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SYRIA DEEPLY

Tough Labor For Syria's Refugee Students

Ali, who was a French literature student at Aleppo University, now works in an iron factory in Turkey.
Ali, who was a French literature student at Aleppo University, now works in an iron factory in Turkey.
NourIddin Abdo

GAZIANTEP — Syrian university students unable to complete their degrees due to the country’s ongoing conflict and displaced to Turkey are now jobless, or scraping by as day laborers.

Fares, a 29-year-old from Kfar Nabal in the Idlib province, was studying for his final university exams when the security situation in the country made traveling to campus impossible.

After years in medical school, he had just completed his training at the Ibn Rashed Hospital in Aleppo. He planned to specialize in the cardiovascular system, but was forced to drop those plans when it became impossible to travel to Aleppo for his final exams. The journey was just 80 km, but constant shelling made it too risky.

“Only two of my 12 fellow students from all around Syria sat for the exams,” Fares said. He is now trying to find a job to support five of his family members who are in the Turkish border city of Reyhanli, which has been flooded by refugees.

He is well aware that without any formal certificate or proof of education, all of his studies are pretty much worthless on the Turkish job market.

There is no official centralized documentation of the names and specializations of higher-education students, many of whom have been unable to complete their degrees over the last three years.

Ali lives near Fares, and was a third-year French language student at the University of Aleppo when fighting forced him to leave his village, in the Jabal al-Zawiyeh region of Idlib province. Rebels forced the Syrian army out of the town, along with pro-regime militiamen and residents who, like Ali, were fighting alongside them.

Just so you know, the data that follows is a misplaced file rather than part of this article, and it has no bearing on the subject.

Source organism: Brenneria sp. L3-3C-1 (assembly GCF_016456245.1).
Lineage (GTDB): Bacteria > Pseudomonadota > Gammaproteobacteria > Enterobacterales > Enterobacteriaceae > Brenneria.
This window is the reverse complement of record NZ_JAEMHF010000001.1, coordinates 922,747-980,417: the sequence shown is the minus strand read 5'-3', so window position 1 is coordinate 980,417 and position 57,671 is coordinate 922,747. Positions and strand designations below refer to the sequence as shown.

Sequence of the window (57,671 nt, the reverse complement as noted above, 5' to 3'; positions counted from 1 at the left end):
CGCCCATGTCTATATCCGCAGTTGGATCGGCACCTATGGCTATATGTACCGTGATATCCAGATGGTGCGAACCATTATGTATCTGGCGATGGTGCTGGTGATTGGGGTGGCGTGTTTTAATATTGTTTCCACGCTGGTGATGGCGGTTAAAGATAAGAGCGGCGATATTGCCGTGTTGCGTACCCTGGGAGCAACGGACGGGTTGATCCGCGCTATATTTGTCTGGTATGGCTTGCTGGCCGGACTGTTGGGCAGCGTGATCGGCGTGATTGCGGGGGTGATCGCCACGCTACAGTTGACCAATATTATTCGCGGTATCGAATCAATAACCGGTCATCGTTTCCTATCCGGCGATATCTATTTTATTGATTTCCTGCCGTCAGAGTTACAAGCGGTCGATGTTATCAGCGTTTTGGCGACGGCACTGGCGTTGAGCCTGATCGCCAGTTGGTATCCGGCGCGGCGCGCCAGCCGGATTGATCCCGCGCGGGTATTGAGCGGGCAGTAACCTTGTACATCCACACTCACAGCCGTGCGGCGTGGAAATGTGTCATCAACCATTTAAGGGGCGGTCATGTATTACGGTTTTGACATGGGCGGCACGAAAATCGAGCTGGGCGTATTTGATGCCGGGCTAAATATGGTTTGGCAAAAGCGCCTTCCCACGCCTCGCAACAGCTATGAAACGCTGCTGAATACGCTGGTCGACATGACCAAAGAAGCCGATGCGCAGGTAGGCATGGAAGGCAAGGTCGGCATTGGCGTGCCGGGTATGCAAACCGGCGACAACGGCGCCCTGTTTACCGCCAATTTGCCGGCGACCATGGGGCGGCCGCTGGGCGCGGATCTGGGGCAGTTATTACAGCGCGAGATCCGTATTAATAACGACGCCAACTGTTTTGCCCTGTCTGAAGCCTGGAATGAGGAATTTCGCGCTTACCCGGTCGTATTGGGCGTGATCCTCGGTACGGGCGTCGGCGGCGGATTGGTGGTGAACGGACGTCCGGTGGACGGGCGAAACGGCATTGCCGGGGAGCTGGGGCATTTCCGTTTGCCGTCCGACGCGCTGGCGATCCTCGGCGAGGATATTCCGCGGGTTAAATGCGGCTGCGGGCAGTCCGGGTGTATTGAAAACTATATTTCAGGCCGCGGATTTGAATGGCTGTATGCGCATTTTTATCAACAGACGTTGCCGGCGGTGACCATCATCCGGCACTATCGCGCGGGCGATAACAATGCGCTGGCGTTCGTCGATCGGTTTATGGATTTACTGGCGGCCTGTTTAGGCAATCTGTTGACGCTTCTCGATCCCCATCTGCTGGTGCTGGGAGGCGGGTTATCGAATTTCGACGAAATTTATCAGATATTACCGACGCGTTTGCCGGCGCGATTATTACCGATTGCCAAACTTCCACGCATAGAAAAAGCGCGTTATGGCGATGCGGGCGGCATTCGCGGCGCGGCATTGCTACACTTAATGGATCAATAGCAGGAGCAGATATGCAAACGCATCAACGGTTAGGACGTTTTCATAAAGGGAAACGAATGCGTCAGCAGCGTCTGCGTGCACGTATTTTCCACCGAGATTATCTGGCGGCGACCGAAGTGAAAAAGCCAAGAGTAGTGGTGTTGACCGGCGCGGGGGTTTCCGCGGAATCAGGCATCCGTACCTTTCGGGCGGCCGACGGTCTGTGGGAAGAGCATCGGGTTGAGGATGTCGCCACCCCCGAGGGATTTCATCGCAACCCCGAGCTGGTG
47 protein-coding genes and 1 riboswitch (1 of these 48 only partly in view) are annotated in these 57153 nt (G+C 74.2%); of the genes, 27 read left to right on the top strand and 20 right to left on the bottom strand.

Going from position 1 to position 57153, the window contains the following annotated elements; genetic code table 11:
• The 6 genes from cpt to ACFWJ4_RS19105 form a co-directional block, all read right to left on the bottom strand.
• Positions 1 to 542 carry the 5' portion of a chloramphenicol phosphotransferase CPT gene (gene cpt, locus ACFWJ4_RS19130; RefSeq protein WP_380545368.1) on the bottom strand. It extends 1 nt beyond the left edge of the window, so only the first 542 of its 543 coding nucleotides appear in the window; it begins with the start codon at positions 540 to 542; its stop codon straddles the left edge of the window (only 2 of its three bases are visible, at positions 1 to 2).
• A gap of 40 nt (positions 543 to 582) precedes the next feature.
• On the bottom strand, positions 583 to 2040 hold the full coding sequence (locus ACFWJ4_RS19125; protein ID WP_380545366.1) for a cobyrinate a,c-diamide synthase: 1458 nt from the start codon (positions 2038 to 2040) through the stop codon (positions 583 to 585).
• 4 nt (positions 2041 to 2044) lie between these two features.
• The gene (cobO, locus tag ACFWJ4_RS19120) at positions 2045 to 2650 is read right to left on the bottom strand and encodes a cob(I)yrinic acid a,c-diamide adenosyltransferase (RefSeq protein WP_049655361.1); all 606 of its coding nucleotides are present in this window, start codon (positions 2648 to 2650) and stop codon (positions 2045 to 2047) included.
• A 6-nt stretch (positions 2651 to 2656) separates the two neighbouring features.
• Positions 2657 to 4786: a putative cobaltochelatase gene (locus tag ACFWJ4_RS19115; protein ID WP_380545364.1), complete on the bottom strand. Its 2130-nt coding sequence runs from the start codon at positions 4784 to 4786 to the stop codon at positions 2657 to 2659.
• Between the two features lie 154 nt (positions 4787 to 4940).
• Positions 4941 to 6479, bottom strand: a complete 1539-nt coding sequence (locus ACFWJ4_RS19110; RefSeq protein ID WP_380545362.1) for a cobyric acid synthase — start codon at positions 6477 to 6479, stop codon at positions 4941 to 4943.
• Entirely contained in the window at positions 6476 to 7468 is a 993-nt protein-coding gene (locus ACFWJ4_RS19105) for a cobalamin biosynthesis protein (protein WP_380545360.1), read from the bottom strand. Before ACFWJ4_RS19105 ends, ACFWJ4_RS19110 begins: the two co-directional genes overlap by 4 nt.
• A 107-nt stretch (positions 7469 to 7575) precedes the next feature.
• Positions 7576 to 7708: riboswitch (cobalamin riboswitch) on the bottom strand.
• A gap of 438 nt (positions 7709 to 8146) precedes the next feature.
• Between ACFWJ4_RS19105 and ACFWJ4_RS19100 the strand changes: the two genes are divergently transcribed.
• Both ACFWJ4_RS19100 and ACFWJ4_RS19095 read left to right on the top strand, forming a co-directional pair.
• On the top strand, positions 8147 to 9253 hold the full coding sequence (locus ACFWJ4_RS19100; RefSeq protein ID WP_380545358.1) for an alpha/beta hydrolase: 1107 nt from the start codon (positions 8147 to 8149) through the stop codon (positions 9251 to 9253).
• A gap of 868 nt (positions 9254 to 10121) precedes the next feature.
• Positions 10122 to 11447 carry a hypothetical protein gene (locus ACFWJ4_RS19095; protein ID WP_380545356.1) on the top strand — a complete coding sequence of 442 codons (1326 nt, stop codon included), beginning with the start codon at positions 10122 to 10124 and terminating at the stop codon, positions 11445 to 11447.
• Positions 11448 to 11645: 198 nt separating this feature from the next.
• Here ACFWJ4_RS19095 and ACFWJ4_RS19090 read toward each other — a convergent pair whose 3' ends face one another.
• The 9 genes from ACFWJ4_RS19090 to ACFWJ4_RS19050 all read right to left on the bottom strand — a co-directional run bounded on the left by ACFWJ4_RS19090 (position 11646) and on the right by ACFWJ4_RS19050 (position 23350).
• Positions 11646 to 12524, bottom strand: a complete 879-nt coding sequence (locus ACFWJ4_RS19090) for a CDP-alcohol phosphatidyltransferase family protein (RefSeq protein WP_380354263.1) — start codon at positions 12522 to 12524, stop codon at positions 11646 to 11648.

He retreated to the province of Aleppo, but did not dare go back to university, fearing retaliation.

Today, he works in an iron factory, where he spends any spare moments he gets browsing the internet searching for a way to continue his studies at a Turkish state university.

“I have attempted to enrol six times at Turkish universities but, each time, it gets brought to a halt when they ask me to show my records from the University of Aleppo, which I cannot go back and get because of the terrible security situation,” he said.

Wishing you had made a different decision

The financial cost of traveling from one Turkish city to another in order to to apply to universities, only to be rejected, is another burden. Ali said that given the current situation, he wishes he had learned a trade back home in Syria instead of seeking a degree.

“If I had learned a profession like carpentry or ironmaking when a child, I would not have to face these hardships today. Now, I’m neither an expert carpenter nor a teacher like I was supposed to be. Now I’m nothing,” he said.

Students in opposition-held areas have been increasingly left behind during the course of the conflict, both by the regime and by new opposition authorities that have sprung up. Compared to the attention they’ve bestowed on the formation of Islamic courts and relief societies, education has received little support.